ORIGINAL CIVIL WAR “PARROTT” SHELL BASE FRAGMENT ONCE OWNED BY J. HOWARD WERT

$285.00 SOLD

Quantity Available: None

Item Code: 224-781

This Gettysburg artifact is the original base and brass sabot portion of iron shell from a fired US 3” Parrott artillery shell.  The shell’s circular base is in good relic condition and was an identified artifact owned by highly recognized Gettysburg authority on the battle, J. Howard Wert.  The base fragment measures 3” in diameter and is 1¼” high.  A great military item, this artifact from the battle would display nicely.

 

At the time of the Gettysburg campaign, twenty-two year-old John Howard Wert was living at "Wolfe's Walk", a family farm located two and a half miles south of town on the Baltimore Pike. His forbears had moved into the Cumberland Valley following the Revolution, and by the early decades of the 19th century the Werts had become quite prosperous, and highly prominent in Adams County affairs. Young Wert himself a promising young man, recently graduated from Gettysburg's Pennsylvania College. Already embarked on a career in teaching he shared his family's abolitionist views, and, not surprisingly, had become a member of the local border defense unit, the Adams Rifles.

When the rebels headed north in early summer 1863, Wert and his Adams Rifle comrades were employed in scouting Lee's advance into Chambersburg. When the action moved to Gettysburg, Wert acted as an army guide throughout the fight. The men of Gen. John Reynolds' Union First Corps made their way through the streets of Gettysburg with his assistance. Later that day when Gen. Lee's Confederates forced the Union retreat through town, Wert once again provided his assistance in conducting them back to Cemetery Hill. He was also prevailed upon to guide soldiers to protect the Union's barely protected left flank at Little Round Top, and steered reinforcements to the Cemetery Ridge line on July 3 to assist in repelling the Confederate assault known as Pickett's Charge. It should be noted that J. Howard was not the only Wert to assist the Union army. Older family members had reviewed maps with Generals Slocum and Geary, pointing out important land formations.

By the time the armies marched away, the town of Gettysburg and adjacent fields had become - to borrow author Greg Coco's title phrase - "A Vast Sea of Misery." As the town moved into its hospital phase, the Werts joined other Gettysburgians in becoming caught up in caring for the wounded, their Aunt Katie in particular.

Meanwhile, J.H. Wert continued to perform a variety of humanitarian tasks, which included guiding visitors around the battlefield in search of the graves of fallen relatives. He seems to have been constantly out on field from July 5th on, observing and taking note of the devastation on all sides, including, of course, the bloated and decomposing. Wert's recollections from late summer 1863 figure prominently in A STRANGE AND BLIGHTED LAND, author Greg Coco's highly regarded study of the Gettysburg aftermath. Most telling is Wert's Culp's Hill sighting of the mangled and shredded remains of a soldier laying on the flat rock where the 29th Pennsylvania regiment presently sits. Among the bone and body part fragments were broken shards of a daguerreotype photo, which had prompted Wert to wonder "…what aching heart of wife, or mother, or child in distant home, they represented."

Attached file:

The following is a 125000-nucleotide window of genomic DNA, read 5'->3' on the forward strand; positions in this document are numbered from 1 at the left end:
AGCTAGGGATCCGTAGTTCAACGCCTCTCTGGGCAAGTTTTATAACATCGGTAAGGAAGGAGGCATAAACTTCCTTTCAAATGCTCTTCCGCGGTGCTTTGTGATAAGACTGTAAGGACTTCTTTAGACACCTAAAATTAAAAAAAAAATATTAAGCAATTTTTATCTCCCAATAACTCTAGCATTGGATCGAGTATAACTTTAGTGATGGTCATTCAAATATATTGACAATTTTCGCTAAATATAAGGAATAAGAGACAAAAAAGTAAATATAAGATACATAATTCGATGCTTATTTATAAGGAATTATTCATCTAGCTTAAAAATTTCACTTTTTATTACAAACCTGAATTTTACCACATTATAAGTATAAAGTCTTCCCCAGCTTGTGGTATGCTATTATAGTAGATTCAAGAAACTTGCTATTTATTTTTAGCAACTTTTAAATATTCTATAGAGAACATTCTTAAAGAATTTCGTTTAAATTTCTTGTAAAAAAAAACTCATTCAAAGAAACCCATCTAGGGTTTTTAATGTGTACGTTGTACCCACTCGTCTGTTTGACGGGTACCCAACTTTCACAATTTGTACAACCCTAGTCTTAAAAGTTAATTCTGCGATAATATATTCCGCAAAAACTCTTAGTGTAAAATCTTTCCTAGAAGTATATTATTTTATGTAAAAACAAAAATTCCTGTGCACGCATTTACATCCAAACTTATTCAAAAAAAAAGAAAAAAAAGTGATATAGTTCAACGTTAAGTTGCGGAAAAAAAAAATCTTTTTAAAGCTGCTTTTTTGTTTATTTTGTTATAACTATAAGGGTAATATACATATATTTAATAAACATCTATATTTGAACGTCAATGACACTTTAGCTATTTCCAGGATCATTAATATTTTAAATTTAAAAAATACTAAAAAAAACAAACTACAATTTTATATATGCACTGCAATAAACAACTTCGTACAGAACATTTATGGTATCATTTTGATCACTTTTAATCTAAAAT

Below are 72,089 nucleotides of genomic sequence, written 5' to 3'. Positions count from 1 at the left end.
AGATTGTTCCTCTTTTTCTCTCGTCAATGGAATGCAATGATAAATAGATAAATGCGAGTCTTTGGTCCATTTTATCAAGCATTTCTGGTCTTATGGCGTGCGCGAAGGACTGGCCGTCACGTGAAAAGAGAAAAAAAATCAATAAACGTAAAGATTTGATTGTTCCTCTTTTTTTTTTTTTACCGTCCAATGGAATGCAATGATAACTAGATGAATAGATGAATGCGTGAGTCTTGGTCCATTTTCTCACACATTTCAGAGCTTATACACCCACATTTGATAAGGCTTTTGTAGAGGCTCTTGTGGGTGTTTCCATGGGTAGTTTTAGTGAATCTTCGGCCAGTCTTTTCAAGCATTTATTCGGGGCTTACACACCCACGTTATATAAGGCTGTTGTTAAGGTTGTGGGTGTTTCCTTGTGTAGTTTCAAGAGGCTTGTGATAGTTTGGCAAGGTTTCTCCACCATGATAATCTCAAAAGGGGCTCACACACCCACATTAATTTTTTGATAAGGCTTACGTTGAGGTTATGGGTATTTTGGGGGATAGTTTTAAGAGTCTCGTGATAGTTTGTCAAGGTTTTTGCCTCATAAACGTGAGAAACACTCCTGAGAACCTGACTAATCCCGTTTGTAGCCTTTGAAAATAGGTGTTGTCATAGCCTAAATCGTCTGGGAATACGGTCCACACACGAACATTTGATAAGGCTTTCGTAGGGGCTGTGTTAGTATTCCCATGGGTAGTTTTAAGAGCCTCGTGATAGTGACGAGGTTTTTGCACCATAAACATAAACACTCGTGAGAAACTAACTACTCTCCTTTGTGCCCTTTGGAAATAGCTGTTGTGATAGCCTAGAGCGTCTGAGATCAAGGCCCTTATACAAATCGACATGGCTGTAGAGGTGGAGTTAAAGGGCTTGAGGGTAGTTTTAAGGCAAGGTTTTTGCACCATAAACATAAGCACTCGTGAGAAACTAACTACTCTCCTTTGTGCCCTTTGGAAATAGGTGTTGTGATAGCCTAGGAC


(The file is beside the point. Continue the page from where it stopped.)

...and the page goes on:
Wert retained these Culp's Hill photo fragments, thereafter preserving those relics or souvenirs he recovered or had given to him, becoming a custodian of the detritus of the battle. This practice dovetailed with the family habit of preserving relics connected with the anti-slave "Underground Railroad". What was unusual was the conscientious and systematic manner in which Wert went about tagging and cataloguing his specimens. He continued these Gettysburg battle relic explorations well into 1864, the year in which he became a soldier himself, enlisting that September as a Sergeant in Co. "G", 209th PA. Infy.

The 209th PA served at the Bermuda One Hundred through November 1864, and then in the Petersburg trenches through remainder of the war, taking part in the final pursuit leading to Lee's surrender at Appomattox. Mustered out May 31, 1865, the regiment had lost 19 men killed and wounded, and 20 by disease. Their sergeant from Gettysburg had been promoted to 1st Sergeant in January 1865 and commissioned 2nd Lieutenant in February.

Returning home, Wert began a career as a school administrator, becoming principal of Gettysburg High School in 1866, and then superintendent of the Adams County school system in 1869. He also became a Grand Army of the Republic activist and was one of the founders of the Corporal Skelly Post, Number 9, G.A.R. Then in the mid-seventies he accepted an appointment as principal of Harrisburg High School, and removed to the capital city, where he became associated with G.A.R. Post 58.

Through the turn of century and beyond, Wert corresponded with a number of Gettysburg notables, including famed mapmaker John Batchelder. He entertained others such as General Dan Sickles during reunion visits to Gettysburg. Wert lectured widely and wrote a number of books, including A COMPLETE HAND-BOOK OF THE MONUMENTS AND INDICATION AS AND GUIDE TO THE POSITIONS OF THE GETTYSBURG BATTLEFIELD.

A much honored and revered Gettysburg resident, J. Howard Wert passed away in 1920.  [bb/jp] [ph:L]

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